Explore the words cloud of the Toxoplasma sensing project. It provides you a very rough idea of what is the project "Toxoplasma sensing" about.
The following table provides information about the project.
FUNDACAO CALOUSTE GULBENKIAN
|Coordinator Country||Portugal [PT]|
|Total cost||160˙635 €|
|EC max contribution||160˙635 € (100%)|
1. H2020-EU.1.3.2. (Nurturing excellence by means of cross-border and cross-sector mobility)
|Duration (year-month-day)||from 2016-07-01 to 2019-01-29|
Take a look of project's partnership.
|1||FUNDACAO CALOUSTE GULBENKIAN||PT (LISBOA)||coordinator||160˙635.00|
My goal is to understand how cell-autonomous immunity (CAI) can detect intracellular parasites such as Toxoplasma gondii in their membrane-bounded intracellular niches, how recognition induces necrosis of the host cell, and how host death signalling pathways contribute to inflammatory disorders. Although adaptive immunity ultimately contributes to host survival, the initial response is controlled by innate mechanisms. Mice rely primarily on IFNγ-induced CAI effectors virtually absent in humans, the immunity-related GTPases (IRGs). Parasitophorous vacuole (PV) membrane attack by IRGs results in parasite eviction and elimination, swiftly followed by regulated necrosis of the host cell. Preciously little is known about how parasite sensing drives cell death, particularly in (mouse and human) non-haematopoietic cells (NHCs) lacking the full antimicrobial arsenal of immune cells. Yet necrosis is key to limiting infection and driving parasite chronicity, while potentially eliciting immunopathology. I have 2 objectives: 1) the identification of the intracellular sensor(s) of T. gondii ligands and/or vacuole damage and 2) the dissection of the signalling pathway(s) leading to parasite/cell demise. Using a combination of genetic screens and cell biology tools, I will pinpoint PRR/necrosis genes involved. Elucidating these signalling pathways will help direct therapeutic interventions relevant for toxoplasmosis and inflammatory diseases. This proposal and accompanying career development plan, to be supervised by Prof. Jonathan C. Howard and hosted by the IGC, will be fostered by a dynamic research environment and crucial collaborations that will enable me to receive the necessary training and transferrable skills to establish my own lab. In turn, my extensive training in host-pathogen interactions will greatly benefit this project and the IGC, potentiating integration of knowledge/expertise.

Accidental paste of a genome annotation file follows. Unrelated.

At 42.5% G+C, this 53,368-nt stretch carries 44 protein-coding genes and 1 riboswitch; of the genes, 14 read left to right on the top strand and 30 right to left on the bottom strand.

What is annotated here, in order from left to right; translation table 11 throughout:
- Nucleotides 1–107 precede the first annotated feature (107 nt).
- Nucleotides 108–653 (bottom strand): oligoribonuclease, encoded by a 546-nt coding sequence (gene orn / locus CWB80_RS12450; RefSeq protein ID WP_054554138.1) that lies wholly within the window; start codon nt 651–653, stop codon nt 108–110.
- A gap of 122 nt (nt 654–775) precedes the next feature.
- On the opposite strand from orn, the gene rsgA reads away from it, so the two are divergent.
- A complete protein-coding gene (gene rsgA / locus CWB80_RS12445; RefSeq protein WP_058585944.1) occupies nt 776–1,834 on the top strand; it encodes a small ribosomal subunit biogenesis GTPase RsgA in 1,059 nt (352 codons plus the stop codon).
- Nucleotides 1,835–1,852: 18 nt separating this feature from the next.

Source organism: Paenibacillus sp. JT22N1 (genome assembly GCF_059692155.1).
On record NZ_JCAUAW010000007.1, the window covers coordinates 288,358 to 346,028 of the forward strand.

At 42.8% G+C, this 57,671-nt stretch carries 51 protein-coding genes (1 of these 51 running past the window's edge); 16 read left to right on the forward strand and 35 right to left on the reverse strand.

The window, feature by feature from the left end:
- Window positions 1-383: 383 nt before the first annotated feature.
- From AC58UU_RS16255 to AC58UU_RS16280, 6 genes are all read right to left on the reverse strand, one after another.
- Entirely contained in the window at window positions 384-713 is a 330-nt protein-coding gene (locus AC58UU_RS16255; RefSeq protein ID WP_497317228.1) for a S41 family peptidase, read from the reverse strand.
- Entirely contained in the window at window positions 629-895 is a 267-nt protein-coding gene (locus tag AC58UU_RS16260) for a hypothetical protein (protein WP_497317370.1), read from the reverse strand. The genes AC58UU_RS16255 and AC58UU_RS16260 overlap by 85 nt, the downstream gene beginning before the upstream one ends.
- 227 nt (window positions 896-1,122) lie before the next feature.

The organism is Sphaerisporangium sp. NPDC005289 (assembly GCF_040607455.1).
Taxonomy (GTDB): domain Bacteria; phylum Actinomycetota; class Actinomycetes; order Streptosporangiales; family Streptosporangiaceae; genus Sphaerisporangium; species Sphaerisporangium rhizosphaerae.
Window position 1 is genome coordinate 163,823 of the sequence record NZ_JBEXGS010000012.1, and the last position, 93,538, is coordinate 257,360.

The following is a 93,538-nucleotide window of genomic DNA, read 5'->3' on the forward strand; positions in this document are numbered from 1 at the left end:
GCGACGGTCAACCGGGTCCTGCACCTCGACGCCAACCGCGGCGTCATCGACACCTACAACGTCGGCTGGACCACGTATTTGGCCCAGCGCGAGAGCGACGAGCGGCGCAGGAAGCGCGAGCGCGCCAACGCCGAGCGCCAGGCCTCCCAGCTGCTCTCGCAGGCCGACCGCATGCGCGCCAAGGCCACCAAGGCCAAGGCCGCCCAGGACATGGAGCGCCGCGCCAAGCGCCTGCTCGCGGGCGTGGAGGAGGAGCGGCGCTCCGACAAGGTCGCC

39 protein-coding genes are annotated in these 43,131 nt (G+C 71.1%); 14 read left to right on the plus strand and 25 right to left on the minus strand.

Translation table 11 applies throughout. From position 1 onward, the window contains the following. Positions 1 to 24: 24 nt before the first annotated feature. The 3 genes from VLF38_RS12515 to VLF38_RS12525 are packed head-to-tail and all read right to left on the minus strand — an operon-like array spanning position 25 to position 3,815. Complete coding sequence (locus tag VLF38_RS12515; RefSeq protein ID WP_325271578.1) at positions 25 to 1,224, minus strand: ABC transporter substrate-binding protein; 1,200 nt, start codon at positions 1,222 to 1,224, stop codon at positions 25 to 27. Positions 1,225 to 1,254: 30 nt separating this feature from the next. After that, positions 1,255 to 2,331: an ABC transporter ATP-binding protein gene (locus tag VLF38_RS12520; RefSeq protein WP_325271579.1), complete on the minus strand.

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The information about "TOXOPLASMA SENSING" are provided by the European Opendata Portal: CORDIS opendata.
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